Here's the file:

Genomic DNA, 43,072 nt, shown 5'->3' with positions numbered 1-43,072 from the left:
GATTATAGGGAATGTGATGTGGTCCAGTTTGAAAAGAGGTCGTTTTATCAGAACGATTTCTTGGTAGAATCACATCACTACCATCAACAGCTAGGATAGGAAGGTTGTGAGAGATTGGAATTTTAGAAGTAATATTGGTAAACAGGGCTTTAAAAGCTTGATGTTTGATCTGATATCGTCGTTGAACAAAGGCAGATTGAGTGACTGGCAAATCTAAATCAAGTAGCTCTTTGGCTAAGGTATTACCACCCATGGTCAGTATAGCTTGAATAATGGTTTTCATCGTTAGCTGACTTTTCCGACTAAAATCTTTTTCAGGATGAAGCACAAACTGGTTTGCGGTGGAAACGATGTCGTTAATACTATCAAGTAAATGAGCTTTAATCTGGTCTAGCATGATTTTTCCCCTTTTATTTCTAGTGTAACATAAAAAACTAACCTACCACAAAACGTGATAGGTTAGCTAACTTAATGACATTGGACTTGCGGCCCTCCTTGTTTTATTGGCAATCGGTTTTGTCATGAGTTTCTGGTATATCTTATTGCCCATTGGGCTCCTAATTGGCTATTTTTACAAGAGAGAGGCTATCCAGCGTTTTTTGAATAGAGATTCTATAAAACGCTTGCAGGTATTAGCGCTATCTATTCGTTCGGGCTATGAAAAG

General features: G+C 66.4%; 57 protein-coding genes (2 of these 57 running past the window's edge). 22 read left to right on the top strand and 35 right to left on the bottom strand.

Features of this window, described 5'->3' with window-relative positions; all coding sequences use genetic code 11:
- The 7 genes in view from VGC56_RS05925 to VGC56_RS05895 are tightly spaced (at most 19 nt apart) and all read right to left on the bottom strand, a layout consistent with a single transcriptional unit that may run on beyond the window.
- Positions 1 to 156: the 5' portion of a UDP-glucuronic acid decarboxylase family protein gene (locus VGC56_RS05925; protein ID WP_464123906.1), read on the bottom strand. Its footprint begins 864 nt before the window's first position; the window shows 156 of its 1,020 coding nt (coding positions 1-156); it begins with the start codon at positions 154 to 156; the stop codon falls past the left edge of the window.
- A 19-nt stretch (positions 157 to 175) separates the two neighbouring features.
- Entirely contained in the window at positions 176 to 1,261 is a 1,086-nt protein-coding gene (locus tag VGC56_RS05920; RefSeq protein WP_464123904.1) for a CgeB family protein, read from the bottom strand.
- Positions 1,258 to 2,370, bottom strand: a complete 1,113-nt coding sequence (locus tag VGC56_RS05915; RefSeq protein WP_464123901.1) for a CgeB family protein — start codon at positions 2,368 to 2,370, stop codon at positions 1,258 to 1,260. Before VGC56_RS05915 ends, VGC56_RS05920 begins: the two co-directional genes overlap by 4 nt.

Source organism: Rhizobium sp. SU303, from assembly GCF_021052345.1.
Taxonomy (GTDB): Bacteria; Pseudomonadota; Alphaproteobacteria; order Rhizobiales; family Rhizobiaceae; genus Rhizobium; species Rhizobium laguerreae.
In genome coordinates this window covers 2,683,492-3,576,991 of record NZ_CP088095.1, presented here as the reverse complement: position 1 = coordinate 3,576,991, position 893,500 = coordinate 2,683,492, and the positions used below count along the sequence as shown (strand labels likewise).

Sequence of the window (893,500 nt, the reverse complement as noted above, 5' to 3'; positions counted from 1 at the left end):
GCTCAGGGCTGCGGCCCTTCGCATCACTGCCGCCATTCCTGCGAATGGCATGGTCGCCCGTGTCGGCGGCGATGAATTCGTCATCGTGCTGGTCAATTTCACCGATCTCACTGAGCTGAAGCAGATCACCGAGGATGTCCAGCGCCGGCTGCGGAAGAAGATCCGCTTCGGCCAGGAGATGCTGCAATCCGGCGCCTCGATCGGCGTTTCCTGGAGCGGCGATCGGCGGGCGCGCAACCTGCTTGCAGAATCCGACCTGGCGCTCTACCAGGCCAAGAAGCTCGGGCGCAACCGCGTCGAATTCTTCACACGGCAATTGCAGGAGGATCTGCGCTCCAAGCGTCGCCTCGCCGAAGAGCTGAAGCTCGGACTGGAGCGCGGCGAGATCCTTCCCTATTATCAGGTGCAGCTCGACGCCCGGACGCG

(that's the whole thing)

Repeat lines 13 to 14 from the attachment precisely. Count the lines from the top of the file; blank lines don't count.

Sequence of the window (893,500 nt, the reverse complement as noted above, 5' to 3'; positions counted from 1 at the left end):
GCTCAGGGCTGCGGCCCTTCGCATCACTGCCGCCATTCCTGCGAATGGCATGGTCGCCCGTGTCGGCGGCGATGAATTCGTCATCGTGCTGGTCAATTTCACCGATCTCACTGAGCTGAAGCAGATCACCGAGGATGTCCAGCGCCGGCTGCGGAAGAAGATCCGCTTCGGCCAGGAGATGCTGCAATCCGGCGCCTCGATCGGCGTTTCCTGGAGCGGCGATCGGCGGGCGCGCAACCTGCTTGCAGAATCCGACCTGGCGCTCTACCAGGCCAAGAAGCTCGGGCGCAACCGCGTCGAATTCTTCACACGGCAATTGCAGGAGGATCTGCGCTCCAAGCGTCGCCTCGCCGAAGAGCTGAAGCTCGGACTGGAGCGCGGCGAGATCCTTCCCTATTATCAGGTGCAGCTCGACGCCCGGACGCG